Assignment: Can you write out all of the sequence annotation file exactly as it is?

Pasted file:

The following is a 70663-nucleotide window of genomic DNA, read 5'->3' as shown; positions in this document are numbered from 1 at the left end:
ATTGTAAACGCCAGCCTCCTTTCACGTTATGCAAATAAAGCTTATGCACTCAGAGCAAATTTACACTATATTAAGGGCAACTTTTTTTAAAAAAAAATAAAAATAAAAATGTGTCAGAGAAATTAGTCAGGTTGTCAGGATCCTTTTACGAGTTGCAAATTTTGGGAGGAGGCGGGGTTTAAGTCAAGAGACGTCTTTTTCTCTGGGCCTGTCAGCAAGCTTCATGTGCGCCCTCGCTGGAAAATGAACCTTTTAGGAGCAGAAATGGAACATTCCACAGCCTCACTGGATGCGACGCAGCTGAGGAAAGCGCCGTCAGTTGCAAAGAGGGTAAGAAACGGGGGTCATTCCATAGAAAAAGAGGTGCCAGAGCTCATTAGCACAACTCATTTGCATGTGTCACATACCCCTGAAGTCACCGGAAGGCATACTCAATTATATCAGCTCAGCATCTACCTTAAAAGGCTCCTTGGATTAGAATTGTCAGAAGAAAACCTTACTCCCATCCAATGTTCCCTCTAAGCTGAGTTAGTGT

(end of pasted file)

The following is a 70663-nucleotide window of genomic DNA, read 5'->3' as shown; positions in this document are numbered from 1 at the left end:
ATTGTAAACGCCAGCCTCCTTTCACGTTATGCAAATAAAGCTTATGCACTCAGAGCAAATTTACACTATATTAAGGGCAACTTTTTTTAAAAAAAAATAAAAATAAAAATGTGTCAGAGAAATTAGTCAGGTTGTCAGGATCCTTTTACGAGTTGCAAATTTTGGGAGGAGGCGGGGTTTAAGTCAAGAGACGTCTTTTTCTCTGGGCCTGTCAGCAAGCTTCATGTGCGCCCTCGCTGGAAAATGAACCTTTTAGGAGCAGAAATGGAACATTCCACAGCCTCACTGGATGCGACGCAGCTGAGGAAAGCGCCGTCAGTTGCAAAGAGGGTAAGAAACGGGGGTCATTCCATAGAAAAAGAGGTGCCAGAGCTCATTAGCACAACTCATTTGCATGTGTCACATACCCCTGAAGTCACCGGAAGGCATACTCAATTATATCAGCTCAGCATCTACCTTAAAAGGCTCCTTGGATTAGAATTGTCAGAAGAAAACCTTACTCCCATCCAATGTTCCCTCTAAGCTGAGTTAGTGT